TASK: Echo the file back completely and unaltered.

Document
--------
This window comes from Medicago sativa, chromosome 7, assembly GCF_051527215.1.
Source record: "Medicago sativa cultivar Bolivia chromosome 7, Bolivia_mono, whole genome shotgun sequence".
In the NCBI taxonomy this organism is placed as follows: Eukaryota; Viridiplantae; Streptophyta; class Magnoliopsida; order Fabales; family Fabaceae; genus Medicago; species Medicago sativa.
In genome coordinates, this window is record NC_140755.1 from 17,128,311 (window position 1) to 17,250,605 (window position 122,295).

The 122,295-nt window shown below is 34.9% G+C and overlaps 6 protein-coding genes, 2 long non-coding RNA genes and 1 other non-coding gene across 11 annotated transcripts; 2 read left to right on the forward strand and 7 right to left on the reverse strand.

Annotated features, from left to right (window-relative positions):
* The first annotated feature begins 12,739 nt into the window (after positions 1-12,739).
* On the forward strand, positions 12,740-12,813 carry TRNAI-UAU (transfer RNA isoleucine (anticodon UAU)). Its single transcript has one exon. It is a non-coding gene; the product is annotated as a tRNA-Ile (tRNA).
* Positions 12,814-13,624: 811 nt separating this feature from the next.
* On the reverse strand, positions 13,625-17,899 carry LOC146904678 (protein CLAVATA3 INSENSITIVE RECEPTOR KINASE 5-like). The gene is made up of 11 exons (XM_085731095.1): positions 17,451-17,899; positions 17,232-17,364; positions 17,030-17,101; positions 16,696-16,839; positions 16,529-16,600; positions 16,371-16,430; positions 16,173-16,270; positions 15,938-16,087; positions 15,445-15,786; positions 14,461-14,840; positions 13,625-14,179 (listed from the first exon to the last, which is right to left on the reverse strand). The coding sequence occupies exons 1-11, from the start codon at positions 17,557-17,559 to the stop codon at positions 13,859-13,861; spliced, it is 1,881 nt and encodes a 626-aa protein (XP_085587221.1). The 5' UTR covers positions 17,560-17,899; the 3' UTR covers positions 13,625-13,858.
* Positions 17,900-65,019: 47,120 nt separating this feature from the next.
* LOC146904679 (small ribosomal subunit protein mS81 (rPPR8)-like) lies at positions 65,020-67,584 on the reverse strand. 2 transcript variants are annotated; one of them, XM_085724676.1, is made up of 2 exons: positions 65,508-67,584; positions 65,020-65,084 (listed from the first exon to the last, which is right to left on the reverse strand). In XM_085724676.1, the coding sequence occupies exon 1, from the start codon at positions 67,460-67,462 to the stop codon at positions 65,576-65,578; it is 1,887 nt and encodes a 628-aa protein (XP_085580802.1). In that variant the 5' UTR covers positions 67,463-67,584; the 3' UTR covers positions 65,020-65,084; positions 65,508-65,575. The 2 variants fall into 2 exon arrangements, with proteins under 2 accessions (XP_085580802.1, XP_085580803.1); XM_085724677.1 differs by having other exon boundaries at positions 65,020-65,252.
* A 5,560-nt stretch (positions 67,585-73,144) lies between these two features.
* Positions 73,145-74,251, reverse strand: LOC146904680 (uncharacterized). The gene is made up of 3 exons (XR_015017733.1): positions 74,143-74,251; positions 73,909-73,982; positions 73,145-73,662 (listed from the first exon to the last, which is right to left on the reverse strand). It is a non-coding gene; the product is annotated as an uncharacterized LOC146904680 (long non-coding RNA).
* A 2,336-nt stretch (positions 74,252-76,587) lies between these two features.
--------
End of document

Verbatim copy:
This window comes from Medicago sativa, chromosome 7, assembly GCF_051527215.1.
Source record: "Medicago sativa cultivar Bolivia chromosome 7, Bolivia_mono, whole genome shotgun sequence".
In the NCBI taxonomy this organism is placed as follows: Eukaryota; Viridiplantae; Streptophyta; class Magnoliopsida; order Fabales; family Fabaceae; genus Medicago; species Medicago sativa.
In genome coordinates, this window is record NC_140755.1 from 17,128,311 (window position 1) to 17,250,605 (window position 122,295).

The 122,295-nt window shown below is 34.9% G+C and overlaps 6 protein-coding genes, 2 long non-coding RNA genes and 1 other non-coding gene across 11 annotated transcripts; 2 read left to right on the forward strand and 7 right to left on the reverse strand.

Annotated features, from left to right (window-relative positions):
* The first annotated feature begins 12,739 nt into the window (after positions 1-12,739).
* On the forward strand, positions 12,740-12,813 carry TRNAI-UAU (transfer RNA isoleucine (anticodon UAU)). Its single transcript has one exon. It is a non-coding gene; the product is annotated as a tRNA-Ile (tRNA).
* Positions 12,814-13,624: 811 nt separating this feature from the next.
* On the reverse strand, positions 13,625-17,899 carry LOC146904678 (protein CLAVATA3 INSENSITIVE RECEPTOR KINASE 5-like). The gene is made up of 11 exons (XM_085731095.1): positions 17,451-17,899; positions 17,232-17,364; positions 17,030-17,101; positions 16,696-16,839; positions 16,529-16,600; positions 16,371-16,430; positions 16,173-16,270; positions 15,938-16,087; positions 15,445-15,786; positions 14,461-14,840; positions 13,625-14,179 (listed from the first exon to the last, which is right to left on the reverse strand). The coding sequence occupies exons 1-11, from the start codon at positions 17,557-17,559 to the stop codon at positions 13,859-13,861; spliced, it is 1,881 nt and encodes a 626-aa protein (XP_085587221.1). The 5' UTR covers positions 17,560-17,899; the 3' UTR covers positions 13,625-13,858.
* Positions 17,900-65,019: 47,120 nt separating this feature from the next.
* LOC146904679 (small ribosomal subunit protein mS81 (rPPR8)-like) lies at positions 65,020-67,584 on the reverse strand. 2 transcript variants are annotated; one of them, XM_085724676.1, is made up of 2 exons: positions 65,508-67,584; positions 65,020-65,084 (listed from the first exon to the last, which is right to left on the reverse strand). In XM_085724676.1, the coding sequence occupies exon 1, from the start codon at positions 67,460-67,462 to the stop codon at positions 65,576-65,578; it is 1,887 nt and encodes a 628-aa protein (XP_085580802.1). In that variant the 5' UTR covers positions 67,463-67,584; the 3' UTR covers positions 65,020-65,084; positions 65,508-65,575. The 2 variants fall into 2 exon arrangements, with proteins under 2 accessions (XP_085580802.1, XP_085580803.1); XM_085724677.1 differs by having other exon boundaries at positions 65,020-65,252.
* A 5,560-nt stretch (positions 67,585-73,144) lies between these two features.
* Positions 73,145-74,251, reverse strand: LOC146904680 (uncharacterized). The gene is made up of 3 exons (XR_015017733.1): positions 74,143-74,251; positions 73,909-73,982; positions 73,145-73,662 (listed from the first exon to the last, which is right to left on the reverse strand). It is a non-coding gene; the product is annotated as an uncharacterized LOC146904680 (long non-coding RNA).
* A 2,336-nt stretch (positions 74,252-76,587) lies between these two features.